Kondra Systems, just released a powerful virtual machine and C runtime combination that offers pre-emptive threads, virtual filesystem, floating point emulation, dynamic linker/loader, and true binary compatibility across all platforms in a 64k package.Intended as a complete SDK-in-a-box for embedded platforms, it also includes a complete SDK with full featured graphical source level debugger that runs from a browser. Downloads are available for Windows, Linux, and OS X. Other supported platforms include GameBoy Advance, Palm, and a number of embedded platforms.
Kondra Embeddable Runtime Environment and SDK Released
Submitted by David Vogt 2003-03-13 General Development 6 Comments
ok, so it’s a small step done in the right direction, but quite short of a full blown vm.
This “vm” that provides a C API in 64K requires a C-lib or some equivalent under which will provide a basic file system API for it to use and convert to “vm” instructions. It also requires installed/working image libraries, installed/working gui, etc. It’s not a bad thing, it lowers the overhead compared to things like Java, but it’s nothing really revolutionary.
Sorry guys, but I’ll need more to be impressed. I see you at least worked on the size to make it smaller, I hope you didn’t have to cut down on speed to achieve it.
But would have been more impressed if they had supported the big three ( AIX, HP-UX, Solaris) and a number of smaller used os (some BSD’s) and more architecture then Apple’s G4 and i386.
i am extremely curious who their target market is.
in the embedded market, i would have assumed that the benefits are strongly in favour of native compilation, and in the desktop- and server- arena, you need a lot more than a standardised libc for cross-platform compatibility.
then again, maybe i’ll find out more once their dns propagates.
I see we are going back to the old geist of osnews, Good.
I work for Kondra Systems, so forgive me if it’s bad form to post about my own product…. just wanted to see if I could clarify a few things and address a couple of the questions.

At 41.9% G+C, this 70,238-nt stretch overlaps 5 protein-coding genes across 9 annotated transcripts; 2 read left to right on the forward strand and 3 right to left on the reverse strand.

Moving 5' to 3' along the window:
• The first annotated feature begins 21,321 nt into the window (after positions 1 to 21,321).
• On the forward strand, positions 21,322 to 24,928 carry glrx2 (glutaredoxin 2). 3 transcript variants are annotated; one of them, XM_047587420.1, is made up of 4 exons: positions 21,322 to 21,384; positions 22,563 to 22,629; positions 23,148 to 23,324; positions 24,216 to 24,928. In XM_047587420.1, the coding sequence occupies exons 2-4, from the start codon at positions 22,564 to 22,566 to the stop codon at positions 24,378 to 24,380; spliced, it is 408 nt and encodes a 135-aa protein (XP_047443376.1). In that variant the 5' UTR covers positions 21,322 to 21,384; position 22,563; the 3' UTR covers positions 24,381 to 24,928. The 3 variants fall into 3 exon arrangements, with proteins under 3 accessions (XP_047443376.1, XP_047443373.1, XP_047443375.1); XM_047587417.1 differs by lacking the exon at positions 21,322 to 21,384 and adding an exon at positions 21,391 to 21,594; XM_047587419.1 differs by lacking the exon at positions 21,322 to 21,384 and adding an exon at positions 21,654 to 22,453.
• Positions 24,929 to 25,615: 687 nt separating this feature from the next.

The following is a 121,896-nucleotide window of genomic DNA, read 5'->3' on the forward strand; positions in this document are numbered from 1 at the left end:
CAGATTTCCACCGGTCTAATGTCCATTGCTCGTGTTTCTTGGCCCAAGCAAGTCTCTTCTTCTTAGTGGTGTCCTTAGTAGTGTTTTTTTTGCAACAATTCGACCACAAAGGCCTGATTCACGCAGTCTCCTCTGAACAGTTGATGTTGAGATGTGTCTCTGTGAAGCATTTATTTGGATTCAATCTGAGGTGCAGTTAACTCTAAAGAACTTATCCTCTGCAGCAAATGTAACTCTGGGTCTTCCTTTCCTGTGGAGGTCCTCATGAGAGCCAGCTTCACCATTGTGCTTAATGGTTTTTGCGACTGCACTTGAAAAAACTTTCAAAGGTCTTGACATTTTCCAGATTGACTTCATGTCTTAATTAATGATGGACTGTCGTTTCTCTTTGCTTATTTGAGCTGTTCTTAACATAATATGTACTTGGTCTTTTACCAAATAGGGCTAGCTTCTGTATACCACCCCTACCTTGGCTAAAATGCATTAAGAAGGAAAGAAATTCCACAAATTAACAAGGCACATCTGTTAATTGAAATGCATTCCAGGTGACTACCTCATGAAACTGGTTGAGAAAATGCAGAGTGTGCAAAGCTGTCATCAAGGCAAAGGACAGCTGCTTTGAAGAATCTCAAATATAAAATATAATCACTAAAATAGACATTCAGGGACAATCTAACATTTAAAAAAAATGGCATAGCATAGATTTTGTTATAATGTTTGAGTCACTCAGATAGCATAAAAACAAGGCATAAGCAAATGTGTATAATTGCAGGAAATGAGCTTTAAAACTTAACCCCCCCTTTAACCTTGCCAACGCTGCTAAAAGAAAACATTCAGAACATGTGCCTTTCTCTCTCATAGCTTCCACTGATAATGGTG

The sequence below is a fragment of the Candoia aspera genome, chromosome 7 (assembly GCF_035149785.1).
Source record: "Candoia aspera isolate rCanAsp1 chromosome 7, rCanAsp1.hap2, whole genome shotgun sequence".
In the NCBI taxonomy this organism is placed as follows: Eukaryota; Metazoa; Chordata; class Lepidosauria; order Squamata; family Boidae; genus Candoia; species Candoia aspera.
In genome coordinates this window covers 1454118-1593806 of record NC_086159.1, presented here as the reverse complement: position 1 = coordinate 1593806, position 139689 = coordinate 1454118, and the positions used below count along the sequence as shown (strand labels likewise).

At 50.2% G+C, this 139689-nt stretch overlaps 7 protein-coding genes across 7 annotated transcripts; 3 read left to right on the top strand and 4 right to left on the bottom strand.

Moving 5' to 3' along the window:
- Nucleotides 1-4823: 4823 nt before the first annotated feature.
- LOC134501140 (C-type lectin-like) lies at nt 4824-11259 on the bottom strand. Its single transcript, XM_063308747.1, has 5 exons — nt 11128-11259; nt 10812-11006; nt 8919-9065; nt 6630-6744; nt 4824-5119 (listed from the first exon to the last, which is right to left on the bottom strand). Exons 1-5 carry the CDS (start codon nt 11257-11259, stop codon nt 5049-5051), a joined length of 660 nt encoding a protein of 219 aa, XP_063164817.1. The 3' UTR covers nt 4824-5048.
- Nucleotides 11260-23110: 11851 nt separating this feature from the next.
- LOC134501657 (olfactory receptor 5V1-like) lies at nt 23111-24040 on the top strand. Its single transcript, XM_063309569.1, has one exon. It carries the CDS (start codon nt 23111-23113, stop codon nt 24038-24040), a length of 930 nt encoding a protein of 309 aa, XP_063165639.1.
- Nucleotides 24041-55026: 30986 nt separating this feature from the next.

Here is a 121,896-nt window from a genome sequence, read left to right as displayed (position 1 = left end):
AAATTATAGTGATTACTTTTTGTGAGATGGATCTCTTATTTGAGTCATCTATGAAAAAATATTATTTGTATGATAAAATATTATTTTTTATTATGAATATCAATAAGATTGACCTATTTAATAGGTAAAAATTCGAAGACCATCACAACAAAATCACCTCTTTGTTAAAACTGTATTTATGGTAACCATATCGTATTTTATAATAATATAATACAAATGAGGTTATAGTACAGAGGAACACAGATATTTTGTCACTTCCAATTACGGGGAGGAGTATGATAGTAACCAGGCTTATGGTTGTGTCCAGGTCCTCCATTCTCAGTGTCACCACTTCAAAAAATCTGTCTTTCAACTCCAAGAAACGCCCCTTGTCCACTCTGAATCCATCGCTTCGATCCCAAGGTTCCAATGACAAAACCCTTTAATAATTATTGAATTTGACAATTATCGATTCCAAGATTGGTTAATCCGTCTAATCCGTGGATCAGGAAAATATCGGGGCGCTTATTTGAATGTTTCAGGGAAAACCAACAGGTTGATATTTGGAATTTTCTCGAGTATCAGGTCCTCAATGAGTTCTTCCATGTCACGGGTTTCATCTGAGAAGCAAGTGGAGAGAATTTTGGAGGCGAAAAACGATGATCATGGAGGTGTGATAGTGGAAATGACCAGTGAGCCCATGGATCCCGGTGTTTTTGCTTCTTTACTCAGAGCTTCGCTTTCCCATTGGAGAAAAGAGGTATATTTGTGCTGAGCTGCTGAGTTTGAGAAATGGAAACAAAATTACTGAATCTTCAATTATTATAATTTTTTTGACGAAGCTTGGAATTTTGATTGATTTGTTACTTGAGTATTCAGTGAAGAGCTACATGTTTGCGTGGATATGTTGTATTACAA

Regarding “This vm that provides a C API in 64K requires a C-lib or some equivalent…”, it’s true, we don’t offer any gui support. However, the vm will run on platforms without a native C library. If one is there, it is used, but it is not reqired. In addition, the vfs is more than a simple pass-thru to the local filesystem. We have several filesystems available, one of which is the native filesystem pass-thru.
Regarding size, on some embedded platforms, the actual native code size of the vm is about 15k. When you factor in the vm space C library (which includes the vfs and scheduler as well) the size can get closer to the 64k mark.
We do have a solaris build, but just haven’t put it up for download (I haven’t looked into how to do an install package for solaris). We’d love to do ports to platforms such as AIX and HP-UX, but simply don’t have access to the hardware to do so.
Regarding “i am extremely curious who their target market is”, the poster is correct… most embedded systems prefer the speed benefits of native code. Our objective is not to replace existing OS platforms or tools. Our target market is manufacturers who build either OEM hardware, or release products that can benefit from ‘custom applications’. In these cases, releasing and end-user SDK can be difficult and costly. For these types of applications we offer an SDK-in-a-box. By using a vm, there is no need for any native tools or libraries, so manufacturers with license restrictions on their tools and/or code have no problems. In addition, by providing a uniform development environment, we hope to allow manufacturers to provide a single SDK that works across mulitple, otherwise incompatible products. Incidentally, regarding speed, we also have JIT support in the vm, although it’s only enabled in the linux download at the moment.
Finally, for the user that is having problems with the url, try this : http://22.214.171.124
Again, I’m sorry if it’s bad form to post about my own product… I’m normally more of a reader than a poster.
The site calls their product KVM (Kondra Virtual Machine). Too bad KVM is already the name of an embedded Java VM from Sun!